What teachers can learn from video games: Gaming is a Literacy

Note: This is Part One in a series of posts related to a presentation I gave on what teachers can learn from video games. My entire presentation can be viewed here.

Meet Isaiah:

Isaiah’s story is typical of many students who struggle in school or don’t enjoy learning. These students are experts in something – there’s something in their lives that they can joyfully devote hours to whether it’s gaming, skateboarding, programming, or athletics. However, when it comes to school, there’s a disconnect. As an educator, I often wonder if there is a way to delve into the things that motivate them most and bring those qualities to my classroom.

Video Games are something that nearly all of our students have in common. Besides eating and sleeping, what other activities did 65% of your students do yesterday? In fact, gaming is an activity enjoyed by 97% of American teens; an activity that transcends gender and cultural differences. Since this is such a pervasive activity among such a wide range of students, it’s easy to take for granted that gaming is a skill – a literacy even – that relies on some of the most fundamental principles of student engagement. If teachers can recognize this and begin to deconstruct what makes games such effective and addictive learning experiences, they can begin to reach their own students in more meaningful ways.

James Paul Gee, a leading scholar on gaming as learning, explains that when gamers learn how to play a game, they are learning a new literacy. That means that, in order to make sense of the game they play and the world in which the game takes place, they must interact with and learn through the use of;

  • Images,
  • Graphs,
  • Symbols,
  • Sound,
  • Artifacts,
  • Bodily Sensations (vibrating controllers and other things),
  • Movement (Nintendo Wii, Kinect, and PlayStation Move being real-world examples of this characteristic),
  • Music,
  • Diagrams, and
  • Texts.

In other words, Gee says in his book What Video Games Have to Teach Us about Learning and Literacy, “They have to know, given the situated meanings they have given to each element in the pattern or combination, what the whole pattern means in a situated way useful to action.”

In order to test this theory and see it in action, I asked Kaelie, a student of mine who is one of the five percent of American teen girls who does not regularly play games to play Mirror’s Edge, a complex first-person game with an immersive environment. I was amazed at how similar Kaelie’s behaviors as she learned the game mirrored those of a typical struggling student. Kaelie is a student whom I’ve never seen struggle in any aspect of the structure of high school, so it was especially interesting to see her in this light and listen as she reflected on her experience.

Please watch the video below to watch Kaelie’s experience.

As Kaelie’s initial frustrations mounted, she turned to the teacher for help. When she didn’t receive satisfactory help, she looked to classmates, a behavior many teachers would label “cheating“. However, Kaellie soon learned to turn to cues and clues from the game itself to learn how to play in context to the world she was in. She learned skills, and then had to adapt those skills in order to meet increasingly difficult challenges throughout the tutorial levels and beyond.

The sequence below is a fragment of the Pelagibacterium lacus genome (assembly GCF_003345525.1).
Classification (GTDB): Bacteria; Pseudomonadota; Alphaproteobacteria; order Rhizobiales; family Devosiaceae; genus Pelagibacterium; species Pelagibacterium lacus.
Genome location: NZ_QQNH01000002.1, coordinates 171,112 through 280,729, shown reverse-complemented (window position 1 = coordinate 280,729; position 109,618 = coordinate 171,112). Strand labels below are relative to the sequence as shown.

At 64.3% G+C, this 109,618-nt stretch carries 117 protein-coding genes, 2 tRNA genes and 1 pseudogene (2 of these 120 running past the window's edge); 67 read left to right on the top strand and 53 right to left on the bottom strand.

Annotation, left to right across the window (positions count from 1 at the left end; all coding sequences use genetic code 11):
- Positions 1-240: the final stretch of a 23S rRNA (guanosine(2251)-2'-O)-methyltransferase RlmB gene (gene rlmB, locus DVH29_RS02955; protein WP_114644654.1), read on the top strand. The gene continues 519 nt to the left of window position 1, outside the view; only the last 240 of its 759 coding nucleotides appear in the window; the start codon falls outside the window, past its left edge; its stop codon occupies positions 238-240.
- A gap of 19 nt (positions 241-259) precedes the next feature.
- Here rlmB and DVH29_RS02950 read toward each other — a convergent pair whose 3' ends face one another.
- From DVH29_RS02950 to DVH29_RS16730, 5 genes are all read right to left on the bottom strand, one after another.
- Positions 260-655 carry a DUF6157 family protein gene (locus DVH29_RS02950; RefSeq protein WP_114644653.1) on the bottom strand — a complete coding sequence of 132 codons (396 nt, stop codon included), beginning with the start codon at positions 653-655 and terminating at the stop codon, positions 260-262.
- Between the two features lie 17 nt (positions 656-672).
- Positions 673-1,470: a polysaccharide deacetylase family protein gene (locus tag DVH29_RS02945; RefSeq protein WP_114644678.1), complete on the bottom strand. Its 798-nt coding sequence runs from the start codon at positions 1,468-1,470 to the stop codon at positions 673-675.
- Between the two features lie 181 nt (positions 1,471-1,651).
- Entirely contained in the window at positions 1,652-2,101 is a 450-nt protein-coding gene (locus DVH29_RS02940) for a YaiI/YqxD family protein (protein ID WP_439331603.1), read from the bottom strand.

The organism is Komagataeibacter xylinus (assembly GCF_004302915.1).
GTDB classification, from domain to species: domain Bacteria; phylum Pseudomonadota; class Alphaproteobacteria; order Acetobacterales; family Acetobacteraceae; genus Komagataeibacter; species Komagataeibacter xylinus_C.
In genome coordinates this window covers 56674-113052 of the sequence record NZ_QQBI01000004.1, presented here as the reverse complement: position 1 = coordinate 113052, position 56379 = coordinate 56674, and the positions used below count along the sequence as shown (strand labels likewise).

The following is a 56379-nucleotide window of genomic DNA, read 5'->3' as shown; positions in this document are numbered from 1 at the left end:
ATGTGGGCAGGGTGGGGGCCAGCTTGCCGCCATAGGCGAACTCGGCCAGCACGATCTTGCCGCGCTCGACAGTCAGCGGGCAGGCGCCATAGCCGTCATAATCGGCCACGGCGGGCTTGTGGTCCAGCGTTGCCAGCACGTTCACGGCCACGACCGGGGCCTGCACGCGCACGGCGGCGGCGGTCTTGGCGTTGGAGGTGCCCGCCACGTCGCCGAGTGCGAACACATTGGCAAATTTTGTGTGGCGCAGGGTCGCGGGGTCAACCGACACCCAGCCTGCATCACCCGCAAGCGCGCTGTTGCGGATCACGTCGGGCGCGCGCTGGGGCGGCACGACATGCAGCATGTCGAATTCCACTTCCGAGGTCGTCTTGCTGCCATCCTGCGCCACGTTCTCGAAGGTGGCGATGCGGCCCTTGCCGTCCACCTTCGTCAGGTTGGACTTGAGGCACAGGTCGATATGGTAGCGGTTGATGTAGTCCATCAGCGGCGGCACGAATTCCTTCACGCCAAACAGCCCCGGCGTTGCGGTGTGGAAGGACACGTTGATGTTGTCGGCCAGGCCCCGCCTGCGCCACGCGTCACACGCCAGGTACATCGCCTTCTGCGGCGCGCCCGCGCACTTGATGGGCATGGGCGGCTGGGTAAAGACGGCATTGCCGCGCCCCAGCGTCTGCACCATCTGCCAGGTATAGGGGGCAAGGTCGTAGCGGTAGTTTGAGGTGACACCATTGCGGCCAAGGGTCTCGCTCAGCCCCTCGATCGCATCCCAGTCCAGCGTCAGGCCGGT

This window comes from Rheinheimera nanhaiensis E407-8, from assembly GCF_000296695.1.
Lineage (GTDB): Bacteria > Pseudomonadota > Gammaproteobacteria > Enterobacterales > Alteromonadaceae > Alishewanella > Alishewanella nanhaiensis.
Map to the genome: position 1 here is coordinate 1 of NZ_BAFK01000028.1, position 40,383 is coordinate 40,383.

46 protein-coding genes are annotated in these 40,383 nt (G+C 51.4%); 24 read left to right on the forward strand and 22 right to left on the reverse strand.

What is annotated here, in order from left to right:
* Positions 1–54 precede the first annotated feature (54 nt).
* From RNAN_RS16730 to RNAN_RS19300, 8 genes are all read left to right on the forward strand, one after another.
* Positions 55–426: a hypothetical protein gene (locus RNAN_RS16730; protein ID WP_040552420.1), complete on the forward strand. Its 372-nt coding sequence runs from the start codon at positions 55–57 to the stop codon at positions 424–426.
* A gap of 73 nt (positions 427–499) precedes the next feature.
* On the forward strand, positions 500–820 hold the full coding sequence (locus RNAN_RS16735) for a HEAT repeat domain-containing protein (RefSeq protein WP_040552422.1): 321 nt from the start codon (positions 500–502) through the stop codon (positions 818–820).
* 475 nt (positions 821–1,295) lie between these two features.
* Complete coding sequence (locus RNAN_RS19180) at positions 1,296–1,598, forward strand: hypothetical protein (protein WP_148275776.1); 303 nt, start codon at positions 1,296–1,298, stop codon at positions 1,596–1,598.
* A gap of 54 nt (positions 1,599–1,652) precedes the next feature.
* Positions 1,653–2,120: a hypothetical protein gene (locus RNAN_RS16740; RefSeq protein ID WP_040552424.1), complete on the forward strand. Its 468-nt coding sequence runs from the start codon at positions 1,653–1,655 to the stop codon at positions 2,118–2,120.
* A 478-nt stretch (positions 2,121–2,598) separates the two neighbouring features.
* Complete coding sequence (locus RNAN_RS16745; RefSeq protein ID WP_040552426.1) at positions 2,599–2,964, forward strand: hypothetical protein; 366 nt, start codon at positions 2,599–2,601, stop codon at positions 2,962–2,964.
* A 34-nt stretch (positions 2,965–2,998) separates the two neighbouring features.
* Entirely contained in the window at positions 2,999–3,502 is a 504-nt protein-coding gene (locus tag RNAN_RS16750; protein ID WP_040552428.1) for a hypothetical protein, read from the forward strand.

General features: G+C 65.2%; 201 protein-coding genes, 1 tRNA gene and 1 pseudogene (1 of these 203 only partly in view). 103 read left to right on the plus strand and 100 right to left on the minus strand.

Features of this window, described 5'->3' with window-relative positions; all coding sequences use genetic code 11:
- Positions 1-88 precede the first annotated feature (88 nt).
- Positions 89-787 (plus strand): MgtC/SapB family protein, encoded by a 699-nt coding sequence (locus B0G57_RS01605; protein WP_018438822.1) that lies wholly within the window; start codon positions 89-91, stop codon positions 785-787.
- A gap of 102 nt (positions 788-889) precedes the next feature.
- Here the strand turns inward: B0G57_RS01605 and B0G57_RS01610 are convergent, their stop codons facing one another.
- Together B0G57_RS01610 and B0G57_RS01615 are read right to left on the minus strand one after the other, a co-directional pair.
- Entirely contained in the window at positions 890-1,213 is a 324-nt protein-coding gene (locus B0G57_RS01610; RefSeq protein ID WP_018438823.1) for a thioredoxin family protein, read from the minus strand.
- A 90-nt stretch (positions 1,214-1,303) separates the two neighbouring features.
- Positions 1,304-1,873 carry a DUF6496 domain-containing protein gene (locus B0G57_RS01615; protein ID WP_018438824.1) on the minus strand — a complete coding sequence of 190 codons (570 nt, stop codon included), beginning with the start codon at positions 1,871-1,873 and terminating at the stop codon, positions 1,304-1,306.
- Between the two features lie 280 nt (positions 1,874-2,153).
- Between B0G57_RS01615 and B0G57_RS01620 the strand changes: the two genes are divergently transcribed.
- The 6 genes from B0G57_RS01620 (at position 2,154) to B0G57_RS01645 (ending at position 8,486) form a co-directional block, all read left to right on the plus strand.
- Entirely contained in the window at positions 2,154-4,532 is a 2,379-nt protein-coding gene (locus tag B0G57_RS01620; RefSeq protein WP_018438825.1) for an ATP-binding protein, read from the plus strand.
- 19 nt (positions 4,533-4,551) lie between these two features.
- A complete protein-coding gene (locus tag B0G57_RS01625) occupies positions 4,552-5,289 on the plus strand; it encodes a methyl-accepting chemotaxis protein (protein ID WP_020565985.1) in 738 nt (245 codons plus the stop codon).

In fact, learning as a gamer often involves employing expert reflective practices, something I strive to do more of in my own classroom. Gamers must probe, hypothesize, test their hypothesis, and then rethink their actions repeatedly throughout their experiences. After years of doing this, these gamers become expert pattern recognizers, sense makers, and self-teachers. However, they don’t often transfer these ways of thinking to the classroom. Is it possible to create situations or scenarios in my own classroom that will allow students to bridge their gamer selves with their student selves?

Watching Kaelie learn Mirror’s Edge sparked me to look deeper at how games teach students. Many of my students initially struggle with activities and concepts in my classroom. Most of them are able to learn the concepts through traditional teaching, but there are always a few that struggle in the same way that Kaelie did. Most students, especially the ones I fail to reach most often, learn very complex things through gaming, so I wanted to figure out how I could use these principles to reach all students in an engaging, effective way that leads to transfer to other disciplines and their lives outside of school.

The next posts in this series will examine some different ways that teachers can bridge the literacy skills students joyfully and willingly practice for hours at a time with the skills they employ in the classroom and recreate excitement in which these skills are applied to learning.  I found that these learning principles can be applied without making entertaining students the main goal of your classroom. In fact, these tools and strategies reflect expert instructional strategies and are the result of hundreds of millions of dollars spent on research.

In my upcoming posts, I’ll be focusing on the areas of;

  • The Role of Text
  • Story and Narrative
  • Failure and Psychosocial Moratoriums
  • Collaboration as Amplification
  • Assessment as Motivation
  • Identity Projection, and
  • Difficulty and Regime of Confidence

My posts will be told through videos of and interviews with my current and former students in addition to personal anecdotes backed by expert research voices. Please leave comments to help shape this discussion and to help me as I pursue further research in this area.

Posted under Games, Main Menu, Research, Technology by